I'll tell you a secret: Shit Men Have Said, or How I Learned to Stop Worrying and Love the Patriarchy, as it is currently being performed in the 2016 Cincinnati Fringe Festival, didn't actually exist at the beginning of the year.
Shit Men Have Said started life as Stirring the Pot: An Examination of the So-Called War on Women in 2012 as a collaboration between me and director Carly Bodnar. As you may recall, this was around the time conservative legislators were starting to introduce and pass bills restricting abortion and birth control access more and more frequently, and Rush Limbaugh was on his radio show calling Sandra Fluke a slut. Carly and I were watching this happen, and we were not happy, so we decided to collaborate on a two-person show made up mostly of monologues that addressed these issues, and presented the piece during the 2012 SoLow Festival.
In 2015, Carly took the piece, dusted it off, rewrote it for six actors (including men), and rechristened it Shit Men Have Said to Me: Tales of How Men and Women Communicate. Version 2.0 was presented as part of Mz. Fest, and expanded beyond addressing reproductive rights to include cat-calling, slut-shaming, body image issues and other topics that can have negative effects on women.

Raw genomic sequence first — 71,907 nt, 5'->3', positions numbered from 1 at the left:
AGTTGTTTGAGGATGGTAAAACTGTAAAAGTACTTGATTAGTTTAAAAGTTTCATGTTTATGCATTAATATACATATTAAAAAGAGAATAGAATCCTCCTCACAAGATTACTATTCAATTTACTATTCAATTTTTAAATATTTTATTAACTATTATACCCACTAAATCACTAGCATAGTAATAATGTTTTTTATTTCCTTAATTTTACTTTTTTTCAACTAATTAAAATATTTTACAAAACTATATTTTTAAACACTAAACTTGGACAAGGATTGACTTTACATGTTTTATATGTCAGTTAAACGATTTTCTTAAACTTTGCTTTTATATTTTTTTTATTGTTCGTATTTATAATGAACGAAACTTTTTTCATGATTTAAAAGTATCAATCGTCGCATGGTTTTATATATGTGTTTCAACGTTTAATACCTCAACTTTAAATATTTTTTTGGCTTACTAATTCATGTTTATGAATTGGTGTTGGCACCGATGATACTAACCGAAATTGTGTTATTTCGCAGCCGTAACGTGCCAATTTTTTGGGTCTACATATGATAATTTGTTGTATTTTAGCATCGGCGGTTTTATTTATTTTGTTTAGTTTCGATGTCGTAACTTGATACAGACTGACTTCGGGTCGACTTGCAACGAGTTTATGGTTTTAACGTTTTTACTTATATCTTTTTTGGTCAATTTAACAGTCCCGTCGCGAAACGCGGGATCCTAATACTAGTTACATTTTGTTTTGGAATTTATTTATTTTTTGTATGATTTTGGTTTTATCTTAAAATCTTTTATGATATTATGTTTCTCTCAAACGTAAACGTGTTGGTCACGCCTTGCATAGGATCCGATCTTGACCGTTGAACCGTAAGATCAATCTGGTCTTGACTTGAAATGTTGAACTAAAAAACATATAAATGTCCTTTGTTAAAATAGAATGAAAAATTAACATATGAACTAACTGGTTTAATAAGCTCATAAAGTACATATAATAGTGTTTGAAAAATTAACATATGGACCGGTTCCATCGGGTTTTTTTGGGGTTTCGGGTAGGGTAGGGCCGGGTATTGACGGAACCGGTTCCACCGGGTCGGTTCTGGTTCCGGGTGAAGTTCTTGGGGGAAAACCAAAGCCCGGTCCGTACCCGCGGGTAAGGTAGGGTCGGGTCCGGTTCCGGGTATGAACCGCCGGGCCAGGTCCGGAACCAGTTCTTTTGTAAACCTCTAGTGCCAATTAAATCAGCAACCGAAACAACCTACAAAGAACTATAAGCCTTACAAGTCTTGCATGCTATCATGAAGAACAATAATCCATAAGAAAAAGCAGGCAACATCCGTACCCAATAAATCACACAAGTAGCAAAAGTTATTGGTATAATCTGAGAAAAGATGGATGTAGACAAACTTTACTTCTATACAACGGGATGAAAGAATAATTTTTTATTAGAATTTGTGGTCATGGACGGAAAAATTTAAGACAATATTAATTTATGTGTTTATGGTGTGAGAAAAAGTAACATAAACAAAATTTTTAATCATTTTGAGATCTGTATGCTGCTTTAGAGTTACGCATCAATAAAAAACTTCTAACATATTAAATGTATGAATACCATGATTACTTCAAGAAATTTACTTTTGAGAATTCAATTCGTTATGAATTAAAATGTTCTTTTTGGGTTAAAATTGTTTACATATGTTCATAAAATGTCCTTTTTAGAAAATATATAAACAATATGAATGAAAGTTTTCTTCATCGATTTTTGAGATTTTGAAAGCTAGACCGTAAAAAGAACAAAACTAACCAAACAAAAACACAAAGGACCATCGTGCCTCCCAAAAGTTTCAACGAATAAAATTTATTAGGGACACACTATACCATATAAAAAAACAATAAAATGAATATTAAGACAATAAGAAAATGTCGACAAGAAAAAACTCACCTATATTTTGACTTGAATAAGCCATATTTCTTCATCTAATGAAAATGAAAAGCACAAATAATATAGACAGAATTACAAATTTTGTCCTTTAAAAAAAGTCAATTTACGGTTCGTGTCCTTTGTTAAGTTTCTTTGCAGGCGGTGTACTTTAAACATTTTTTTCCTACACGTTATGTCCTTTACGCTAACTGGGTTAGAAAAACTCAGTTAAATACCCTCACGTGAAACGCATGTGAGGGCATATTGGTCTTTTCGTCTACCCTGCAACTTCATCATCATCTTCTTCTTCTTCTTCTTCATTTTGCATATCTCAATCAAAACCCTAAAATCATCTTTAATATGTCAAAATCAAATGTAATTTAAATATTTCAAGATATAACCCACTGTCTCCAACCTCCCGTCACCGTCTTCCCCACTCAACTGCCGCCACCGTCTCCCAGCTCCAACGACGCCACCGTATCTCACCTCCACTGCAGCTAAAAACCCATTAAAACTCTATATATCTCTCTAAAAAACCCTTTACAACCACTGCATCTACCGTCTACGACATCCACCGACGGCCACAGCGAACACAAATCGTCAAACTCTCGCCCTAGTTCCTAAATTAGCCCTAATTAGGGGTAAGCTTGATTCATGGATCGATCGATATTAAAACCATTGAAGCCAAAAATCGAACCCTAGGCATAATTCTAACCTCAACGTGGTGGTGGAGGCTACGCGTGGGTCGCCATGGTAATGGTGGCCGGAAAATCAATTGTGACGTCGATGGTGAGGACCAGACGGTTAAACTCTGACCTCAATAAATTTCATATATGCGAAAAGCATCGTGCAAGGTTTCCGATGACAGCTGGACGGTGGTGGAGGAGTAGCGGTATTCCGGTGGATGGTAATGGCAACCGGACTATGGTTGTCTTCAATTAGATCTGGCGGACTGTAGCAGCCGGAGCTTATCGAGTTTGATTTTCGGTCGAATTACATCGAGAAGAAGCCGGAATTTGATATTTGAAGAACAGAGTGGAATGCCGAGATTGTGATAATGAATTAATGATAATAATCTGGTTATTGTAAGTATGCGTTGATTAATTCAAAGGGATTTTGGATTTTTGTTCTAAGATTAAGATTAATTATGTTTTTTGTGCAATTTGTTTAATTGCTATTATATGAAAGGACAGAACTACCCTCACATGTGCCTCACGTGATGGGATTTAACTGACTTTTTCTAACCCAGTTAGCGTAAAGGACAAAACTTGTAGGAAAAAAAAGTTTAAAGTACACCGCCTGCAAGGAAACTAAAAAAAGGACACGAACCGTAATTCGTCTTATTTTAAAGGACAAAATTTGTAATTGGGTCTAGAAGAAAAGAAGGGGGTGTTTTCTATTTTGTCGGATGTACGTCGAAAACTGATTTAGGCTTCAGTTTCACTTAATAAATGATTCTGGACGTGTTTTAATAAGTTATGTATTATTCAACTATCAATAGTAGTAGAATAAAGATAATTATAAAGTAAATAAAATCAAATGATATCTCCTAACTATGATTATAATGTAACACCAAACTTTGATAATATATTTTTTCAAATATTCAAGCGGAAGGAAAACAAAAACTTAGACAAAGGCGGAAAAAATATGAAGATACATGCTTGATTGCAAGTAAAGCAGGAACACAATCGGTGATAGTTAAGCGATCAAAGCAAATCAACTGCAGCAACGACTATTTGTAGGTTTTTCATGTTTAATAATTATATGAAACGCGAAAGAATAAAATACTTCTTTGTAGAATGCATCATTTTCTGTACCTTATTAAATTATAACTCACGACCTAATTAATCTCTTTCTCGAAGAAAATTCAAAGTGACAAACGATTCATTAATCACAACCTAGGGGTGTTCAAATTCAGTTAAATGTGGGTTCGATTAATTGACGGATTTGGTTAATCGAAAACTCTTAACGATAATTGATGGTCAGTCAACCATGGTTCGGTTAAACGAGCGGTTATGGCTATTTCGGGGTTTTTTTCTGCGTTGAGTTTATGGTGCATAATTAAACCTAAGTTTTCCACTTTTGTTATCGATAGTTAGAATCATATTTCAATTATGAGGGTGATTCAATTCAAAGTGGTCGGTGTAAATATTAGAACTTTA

Following the Mz. Fest production, we began to realize that, while the issues discussed in both pieces were important to us and needed to be addressed, they are only symptoms of a larger societal problem - that we live within a structure designed to separate and control us based on arbitrary stereotypes of gender, sexual orientation, race and class. And we realized that these stereotypes hurt men and those who are gender-nonconforming as well. As we embarked on revising the piece for the third time, we knew we wanted to broaden the scope and not just address small pieces of a larger problem.
But how to do that? It was also important to us to make the piece immersive, an experience that would encourage our audience to take an active role in grappling with these stereotypes and how to break them down. Carly and I spent many a wintry Philadelphia night in my apartment, with Erin on speakerphone, doing the proverbial "throw shit at the wall and see what sticks" brain-storming. After many attempts to devise a structure and content that would deliver the message we wanted in the way we wanted, and many, many rewrites (I will plant a grove of trees one day to make up for all the paper I've used doing rewrites, I promise), we threw out an idea that stuck. If the show was about dismantling the system, why not make the show about dismantling the system? So simple and yet so perfect.
So what exactly does Version 3.0 look like? You have two more chances to find out, at our Monday and Wednesday performances of Shit Men Have Said, or How I Learned to Stop Worrying and Love the Patriarchy in the Cincinnati Fringe Festival!
- Kristen Scatton